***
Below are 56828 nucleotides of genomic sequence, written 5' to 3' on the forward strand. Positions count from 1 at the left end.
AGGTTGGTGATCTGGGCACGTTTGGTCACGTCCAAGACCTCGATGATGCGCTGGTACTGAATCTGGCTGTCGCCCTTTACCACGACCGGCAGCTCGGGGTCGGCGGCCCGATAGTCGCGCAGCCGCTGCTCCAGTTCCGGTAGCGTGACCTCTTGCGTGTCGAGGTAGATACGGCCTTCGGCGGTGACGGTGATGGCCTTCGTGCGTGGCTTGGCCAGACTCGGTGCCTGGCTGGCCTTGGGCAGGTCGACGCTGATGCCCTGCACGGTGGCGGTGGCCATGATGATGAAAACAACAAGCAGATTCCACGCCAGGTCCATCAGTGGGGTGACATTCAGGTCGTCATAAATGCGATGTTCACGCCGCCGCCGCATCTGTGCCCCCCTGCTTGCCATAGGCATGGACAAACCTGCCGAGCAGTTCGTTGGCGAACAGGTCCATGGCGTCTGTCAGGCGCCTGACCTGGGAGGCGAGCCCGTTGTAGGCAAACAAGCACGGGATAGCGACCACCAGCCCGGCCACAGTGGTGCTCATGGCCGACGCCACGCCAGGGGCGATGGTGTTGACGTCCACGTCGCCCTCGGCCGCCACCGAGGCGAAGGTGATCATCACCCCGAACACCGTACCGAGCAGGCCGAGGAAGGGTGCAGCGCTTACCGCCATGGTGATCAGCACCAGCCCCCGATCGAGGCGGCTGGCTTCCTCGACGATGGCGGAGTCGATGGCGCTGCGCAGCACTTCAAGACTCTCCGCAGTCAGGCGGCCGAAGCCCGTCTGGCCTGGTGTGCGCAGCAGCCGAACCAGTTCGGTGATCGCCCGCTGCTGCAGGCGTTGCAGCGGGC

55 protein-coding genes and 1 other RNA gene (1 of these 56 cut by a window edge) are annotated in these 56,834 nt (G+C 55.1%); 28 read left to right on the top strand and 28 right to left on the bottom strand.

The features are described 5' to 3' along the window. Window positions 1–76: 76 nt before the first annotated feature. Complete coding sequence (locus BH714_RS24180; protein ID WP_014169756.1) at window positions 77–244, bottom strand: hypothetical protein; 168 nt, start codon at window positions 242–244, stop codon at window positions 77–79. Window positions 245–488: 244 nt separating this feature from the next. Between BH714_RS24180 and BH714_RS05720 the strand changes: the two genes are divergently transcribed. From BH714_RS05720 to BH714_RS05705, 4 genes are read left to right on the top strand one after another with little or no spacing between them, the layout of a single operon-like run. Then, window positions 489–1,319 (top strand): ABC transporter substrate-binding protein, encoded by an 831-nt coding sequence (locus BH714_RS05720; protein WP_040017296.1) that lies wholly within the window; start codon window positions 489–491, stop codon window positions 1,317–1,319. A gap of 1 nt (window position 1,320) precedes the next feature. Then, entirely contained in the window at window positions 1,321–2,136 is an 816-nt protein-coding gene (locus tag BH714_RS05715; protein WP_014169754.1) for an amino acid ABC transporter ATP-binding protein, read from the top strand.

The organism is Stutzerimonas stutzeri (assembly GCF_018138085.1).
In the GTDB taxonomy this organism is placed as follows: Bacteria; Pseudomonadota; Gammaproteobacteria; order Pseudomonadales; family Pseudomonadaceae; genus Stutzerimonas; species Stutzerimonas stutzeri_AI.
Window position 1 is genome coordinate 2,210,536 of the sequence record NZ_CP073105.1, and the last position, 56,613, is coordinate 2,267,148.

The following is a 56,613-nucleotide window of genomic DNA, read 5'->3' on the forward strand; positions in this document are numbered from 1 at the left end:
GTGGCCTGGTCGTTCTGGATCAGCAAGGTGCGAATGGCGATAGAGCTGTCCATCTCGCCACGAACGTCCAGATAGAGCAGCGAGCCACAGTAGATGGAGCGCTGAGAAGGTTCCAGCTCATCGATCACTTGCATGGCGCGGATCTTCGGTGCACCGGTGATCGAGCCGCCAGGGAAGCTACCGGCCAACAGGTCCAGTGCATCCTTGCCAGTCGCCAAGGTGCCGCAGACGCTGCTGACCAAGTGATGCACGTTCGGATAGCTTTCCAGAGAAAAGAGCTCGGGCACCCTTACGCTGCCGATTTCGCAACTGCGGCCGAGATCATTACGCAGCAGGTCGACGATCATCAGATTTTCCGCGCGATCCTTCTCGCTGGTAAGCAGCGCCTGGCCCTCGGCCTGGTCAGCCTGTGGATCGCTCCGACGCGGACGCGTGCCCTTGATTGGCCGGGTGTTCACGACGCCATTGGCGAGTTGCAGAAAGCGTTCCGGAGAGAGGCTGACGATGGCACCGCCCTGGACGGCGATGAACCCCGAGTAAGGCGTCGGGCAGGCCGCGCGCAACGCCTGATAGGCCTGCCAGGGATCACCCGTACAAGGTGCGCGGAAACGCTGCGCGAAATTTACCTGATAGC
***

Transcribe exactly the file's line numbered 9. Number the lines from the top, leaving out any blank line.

GTGGCCTGGTCGTTCTGGATCAGCAAGGTGCGAATGGCGATAGAGCTGTCCATCTCGCCACGAACGTCCAGATAGAGCAGCGAGCCACAGTAGATGGAGCGCTGAGAAGGTTCCAGCTCATCGATCACTTGCATGGCGCGGATCTTCGGTGCACCGGTGATCGAGCCGCCAGGGAAGCTACCGGCCAACAGGTCCAGTGCATCCTTGCCAGTCGCCAAGGTGCCGCAGACGCTGCTGACCAAGTGATGCACGTTCGGATAGCTTTCCAGAGAAAAGAGCTCGGGCACCCTTACGCTGCCGATTTCGCAACTGCGGCCGAGATCATTACGCAGCAGGTCGACGATCATCAGATTTTCCGCGCGATCCTTCTCGCTGGTAAGCAGCGCCTGGCCCTCGGCCTGGTCAGCCTGTGGATCGCTCCGACGCGGACGCGTGCCCTTGATTGGCCGGGTGTTCACGACGCCATTGGCGAGTTGCAGAAAGCGTTCCGGAGAGAGGCTGACGATGGCACCGCCCTGGACGGCGATGAACCCCGAGTAAGGCGTCGGGCAGGCCGCGCGCAACGCCTGATAGGCCTGCCAGGGATCACCCGTACAAGGTGCGCGGAAACGCTGCGCGAAATTTACCTGATAGC